Thursday, 24 July 2014
Last updated 1 hour ago
May 25 2010 | 12:41pm ET
Faced with the threat of an involuntary bankruptcy petition by its hedge fund creditors, the Texas Rangers baseball team has preempted it—by filing for bankruptcy protection itself.
The Rangers upped the ante yesterday in their battle with the creditors, led by hedge fund Monarch Alternative Capital, seeking to force a sale to a Pittsburgh lawyer and Hall of Famer Nolan Ryan that is favored by Major League Baseball. Monarch and its fellow creditors, who are owed more than $500 million by current Rangers owner Hicks Sports Group, earlier this month balked at the $575 million deal, despite the intervention of baseball Commissioner Bud Selig.
HSG, which is led by private equity veteran Tom Hicks, defaulted on $525 million in loans last year, as first reported by FINalternatives. Both Hicks and the Rangers proposed new owners say that the creditors will be made whole. But Monarch and its confreres believes that Hicks and MLB have passed over two better deals for the team in order to keep it in Ryan’s hands.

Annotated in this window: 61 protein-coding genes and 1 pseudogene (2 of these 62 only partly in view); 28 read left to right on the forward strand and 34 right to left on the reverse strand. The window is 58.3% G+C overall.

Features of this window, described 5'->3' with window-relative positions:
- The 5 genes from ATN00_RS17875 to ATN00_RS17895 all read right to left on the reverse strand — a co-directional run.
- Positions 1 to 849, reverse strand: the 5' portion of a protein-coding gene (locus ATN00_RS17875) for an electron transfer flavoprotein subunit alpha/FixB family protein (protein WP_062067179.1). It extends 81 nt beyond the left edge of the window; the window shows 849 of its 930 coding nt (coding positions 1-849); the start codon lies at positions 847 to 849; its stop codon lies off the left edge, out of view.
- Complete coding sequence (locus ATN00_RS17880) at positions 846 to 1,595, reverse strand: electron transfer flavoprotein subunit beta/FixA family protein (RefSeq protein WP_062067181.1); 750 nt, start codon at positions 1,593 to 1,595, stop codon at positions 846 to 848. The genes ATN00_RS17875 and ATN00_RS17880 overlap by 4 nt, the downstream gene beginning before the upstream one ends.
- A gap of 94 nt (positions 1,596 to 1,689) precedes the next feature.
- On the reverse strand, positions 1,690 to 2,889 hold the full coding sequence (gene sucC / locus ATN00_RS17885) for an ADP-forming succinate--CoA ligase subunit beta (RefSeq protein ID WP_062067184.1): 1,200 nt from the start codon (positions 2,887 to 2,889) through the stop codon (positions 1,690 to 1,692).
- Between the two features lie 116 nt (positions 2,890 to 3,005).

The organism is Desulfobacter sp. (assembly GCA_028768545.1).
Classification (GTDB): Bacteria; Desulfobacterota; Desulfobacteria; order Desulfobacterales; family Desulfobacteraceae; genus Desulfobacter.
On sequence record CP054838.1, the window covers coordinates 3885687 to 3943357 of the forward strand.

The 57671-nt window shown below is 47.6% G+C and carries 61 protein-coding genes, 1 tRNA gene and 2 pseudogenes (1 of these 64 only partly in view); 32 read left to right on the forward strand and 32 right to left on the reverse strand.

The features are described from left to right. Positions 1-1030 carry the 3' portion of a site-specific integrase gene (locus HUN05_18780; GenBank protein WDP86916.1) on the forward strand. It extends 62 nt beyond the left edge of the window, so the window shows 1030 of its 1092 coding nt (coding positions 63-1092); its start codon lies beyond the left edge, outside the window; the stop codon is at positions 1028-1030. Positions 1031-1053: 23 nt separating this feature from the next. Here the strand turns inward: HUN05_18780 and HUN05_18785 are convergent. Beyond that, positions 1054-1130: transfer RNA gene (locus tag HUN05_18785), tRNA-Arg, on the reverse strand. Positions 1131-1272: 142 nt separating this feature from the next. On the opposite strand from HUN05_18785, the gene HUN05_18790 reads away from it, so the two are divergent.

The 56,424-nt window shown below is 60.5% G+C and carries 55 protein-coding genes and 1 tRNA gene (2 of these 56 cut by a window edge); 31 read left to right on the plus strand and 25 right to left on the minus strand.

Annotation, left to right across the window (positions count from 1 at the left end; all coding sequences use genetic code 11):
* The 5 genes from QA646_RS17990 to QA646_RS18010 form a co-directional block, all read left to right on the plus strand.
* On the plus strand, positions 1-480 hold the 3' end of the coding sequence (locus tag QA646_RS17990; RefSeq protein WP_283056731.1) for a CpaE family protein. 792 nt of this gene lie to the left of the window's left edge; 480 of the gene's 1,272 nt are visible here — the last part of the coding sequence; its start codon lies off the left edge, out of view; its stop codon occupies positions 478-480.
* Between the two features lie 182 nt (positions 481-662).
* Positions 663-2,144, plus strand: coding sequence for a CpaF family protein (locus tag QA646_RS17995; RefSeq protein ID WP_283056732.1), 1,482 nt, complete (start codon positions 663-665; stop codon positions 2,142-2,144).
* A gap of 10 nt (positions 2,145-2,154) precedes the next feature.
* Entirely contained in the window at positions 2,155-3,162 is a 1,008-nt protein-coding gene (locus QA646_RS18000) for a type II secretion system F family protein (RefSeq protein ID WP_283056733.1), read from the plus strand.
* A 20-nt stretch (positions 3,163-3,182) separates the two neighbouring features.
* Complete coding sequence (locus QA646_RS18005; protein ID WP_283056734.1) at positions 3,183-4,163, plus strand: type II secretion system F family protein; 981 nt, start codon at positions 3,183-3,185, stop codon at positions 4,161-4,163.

The creditors also object to what they see as a sweetheart aspect of the deal for Hicks, who would receive $75 million of the total for 150 acres in parking lots adjacent to Rangers Ballpark in Arlington, Texas. Creditors would receive only $230 million from deal, rather than the $320 million they sought. HSG plans to repay them the rest through its sale of hockey’s Dallas Stars. Hicks is also planning to sell his 50% stake in England’s Liverpool Football Club, but that stake is not owned by HSG.
Talks between the two sides broke down when they were only about $20 million apart, with HSG offering $280 million and the creditors demanding $300 million.
It is unclear what Monarch and the creditors plan to do, or whether they will launch an all-out war to block the sale to the Ryan group. But Chuck Greenberg, the lawyer putting up most of the money for the team, believes that sale will go through.
“Odds are, the creditors won’t handle this well,” he said at a press conference yesterday. “They may very well make a lot of noise. But the bottom line is the Rangers will satisfy all their obligations.”
Jul 8 2014 | 10:48am ET
The surge in derivatives regulation is among the most complex challenges facing the financial services industry today. Northern Trust’s Joshua Satten recently spoke with FINalternatives to share insights into the challenges presented by new regulation and explore how the industry is responding. Read more…